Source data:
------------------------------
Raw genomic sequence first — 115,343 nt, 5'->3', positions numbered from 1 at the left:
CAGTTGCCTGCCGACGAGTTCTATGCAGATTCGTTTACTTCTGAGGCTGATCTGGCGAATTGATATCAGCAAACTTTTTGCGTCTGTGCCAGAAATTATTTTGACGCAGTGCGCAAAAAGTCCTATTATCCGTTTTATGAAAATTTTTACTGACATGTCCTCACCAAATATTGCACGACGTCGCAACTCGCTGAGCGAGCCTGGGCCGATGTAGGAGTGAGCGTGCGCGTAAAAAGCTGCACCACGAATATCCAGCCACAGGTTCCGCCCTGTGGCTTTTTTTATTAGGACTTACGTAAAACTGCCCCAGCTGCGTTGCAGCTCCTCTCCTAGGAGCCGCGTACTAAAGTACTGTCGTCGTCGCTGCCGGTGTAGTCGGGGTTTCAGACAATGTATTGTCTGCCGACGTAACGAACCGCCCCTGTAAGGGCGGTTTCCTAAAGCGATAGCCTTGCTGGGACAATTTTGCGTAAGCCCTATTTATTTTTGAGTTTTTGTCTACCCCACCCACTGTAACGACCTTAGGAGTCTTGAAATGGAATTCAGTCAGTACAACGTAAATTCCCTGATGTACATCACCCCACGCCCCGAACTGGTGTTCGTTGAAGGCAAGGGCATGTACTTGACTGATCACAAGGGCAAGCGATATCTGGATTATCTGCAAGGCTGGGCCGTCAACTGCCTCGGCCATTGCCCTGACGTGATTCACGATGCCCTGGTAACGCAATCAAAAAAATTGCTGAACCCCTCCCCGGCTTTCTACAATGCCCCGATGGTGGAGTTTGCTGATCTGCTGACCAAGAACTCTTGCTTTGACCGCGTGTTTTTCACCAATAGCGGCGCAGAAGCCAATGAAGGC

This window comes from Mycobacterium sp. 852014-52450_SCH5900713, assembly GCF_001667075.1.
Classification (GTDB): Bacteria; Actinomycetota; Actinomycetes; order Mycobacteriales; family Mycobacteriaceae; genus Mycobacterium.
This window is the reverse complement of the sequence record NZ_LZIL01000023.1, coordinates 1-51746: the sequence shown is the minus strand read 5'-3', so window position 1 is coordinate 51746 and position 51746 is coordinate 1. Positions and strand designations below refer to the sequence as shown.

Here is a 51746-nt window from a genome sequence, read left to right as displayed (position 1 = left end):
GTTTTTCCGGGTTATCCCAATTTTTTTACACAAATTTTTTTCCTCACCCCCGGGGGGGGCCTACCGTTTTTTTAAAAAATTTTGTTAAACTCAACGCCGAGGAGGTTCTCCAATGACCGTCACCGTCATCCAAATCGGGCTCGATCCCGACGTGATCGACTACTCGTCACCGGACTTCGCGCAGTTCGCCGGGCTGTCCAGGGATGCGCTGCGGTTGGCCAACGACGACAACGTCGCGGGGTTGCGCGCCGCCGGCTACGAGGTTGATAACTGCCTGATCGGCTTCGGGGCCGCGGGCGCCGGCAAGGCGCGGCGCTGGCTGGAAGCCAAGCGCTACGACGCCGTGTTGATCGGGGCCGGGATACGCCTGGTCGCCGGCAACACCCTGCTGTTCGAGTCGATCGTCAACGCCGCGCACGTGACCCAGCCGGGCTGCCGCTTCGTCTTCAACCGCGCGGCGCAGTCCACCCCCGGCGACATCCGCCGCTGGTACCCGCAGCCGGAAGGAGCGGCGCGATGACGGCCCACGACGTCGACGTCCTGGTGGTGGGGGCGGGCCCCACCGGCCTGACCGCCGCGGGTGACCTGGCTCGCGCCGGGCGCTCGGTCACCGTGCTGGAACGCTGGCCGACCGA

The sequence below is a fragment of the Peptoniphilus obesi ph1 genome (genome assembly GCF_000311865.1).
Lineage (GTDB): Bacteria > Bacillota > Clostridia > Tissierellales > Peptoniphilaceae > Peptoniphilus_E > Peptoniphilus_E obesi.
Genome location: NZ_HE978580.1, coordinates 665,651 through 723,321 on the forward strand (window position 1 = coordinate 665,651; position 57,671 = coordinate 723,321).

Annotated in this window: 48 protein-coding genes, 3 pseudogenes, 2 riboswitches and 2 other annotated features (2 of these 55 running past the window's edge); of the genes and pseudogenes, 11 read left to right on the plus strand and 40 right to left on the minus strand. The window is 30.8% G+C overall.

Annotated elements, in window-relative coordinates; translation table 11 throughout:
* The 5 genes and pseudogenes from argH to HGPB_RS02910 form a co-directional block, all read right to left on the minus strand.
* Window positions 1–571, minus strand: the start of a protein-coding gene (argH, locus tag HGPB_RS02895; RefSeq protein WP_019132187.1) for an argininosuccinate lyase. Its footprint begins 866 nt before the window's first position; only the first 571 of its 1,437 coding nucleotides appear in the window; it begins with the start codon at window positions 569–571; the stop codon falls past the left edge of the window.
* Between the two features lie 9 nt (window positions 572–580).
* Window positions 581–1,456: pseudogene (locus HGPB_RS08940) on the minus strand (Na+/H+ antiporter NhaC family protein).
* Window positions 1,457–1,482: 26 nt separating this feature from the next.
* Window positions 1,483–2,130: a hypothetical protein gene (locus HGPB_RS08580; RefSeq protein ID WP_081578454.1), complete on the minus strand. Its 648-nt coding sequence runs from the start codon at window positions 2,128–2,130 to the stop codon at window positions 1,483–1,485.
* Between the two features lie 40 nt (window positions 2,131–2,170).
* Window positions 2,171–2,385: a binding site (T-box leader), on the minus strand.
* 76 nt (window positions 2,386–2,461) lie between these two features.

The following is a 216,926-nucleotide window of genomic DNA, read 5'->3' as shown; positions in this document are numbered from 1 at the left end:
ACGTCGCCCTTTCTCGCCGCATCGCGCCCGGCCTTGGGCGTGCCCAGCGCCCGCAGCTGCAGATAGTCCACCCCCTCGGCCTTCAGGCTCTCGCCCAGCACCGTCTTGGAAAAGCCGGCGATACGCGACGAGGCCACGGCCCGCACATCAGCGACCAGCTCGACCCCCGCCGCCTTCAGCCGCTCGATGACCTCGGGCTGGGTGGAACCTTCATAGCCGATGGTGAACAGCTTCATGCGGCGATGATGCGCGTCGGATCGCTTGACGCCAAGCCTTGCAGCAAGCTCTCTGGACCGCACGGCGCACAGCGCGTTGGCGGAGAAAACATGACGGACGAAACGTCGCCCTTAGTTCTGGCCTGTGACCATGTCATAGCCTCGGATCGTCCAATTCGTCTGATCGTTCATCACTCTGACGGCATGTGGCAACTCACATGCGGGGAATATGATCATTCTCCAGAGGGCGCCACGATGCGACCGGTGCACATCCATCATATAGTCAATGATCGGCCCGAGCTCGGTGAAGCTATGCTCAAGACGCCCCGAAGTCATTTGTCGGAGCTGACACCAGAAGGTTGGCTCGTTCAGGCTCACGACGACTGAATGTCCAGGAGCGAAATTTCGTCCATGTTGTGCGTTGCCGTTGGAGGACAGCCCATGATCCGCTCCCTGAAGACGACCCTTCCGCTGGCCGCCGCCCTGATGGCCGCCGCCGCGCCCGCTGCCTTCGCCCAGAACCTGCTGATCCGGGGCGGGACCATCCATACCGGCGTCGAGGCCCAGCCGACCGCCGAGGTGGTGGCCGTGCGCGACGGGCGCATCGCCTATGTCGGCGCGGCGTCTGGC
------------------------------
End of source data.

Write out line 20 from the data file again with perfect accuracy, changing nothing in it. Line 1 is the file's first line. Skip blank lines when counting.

* Window positions 2,171–2,385: a binding site (T-box leader), on the minus strand.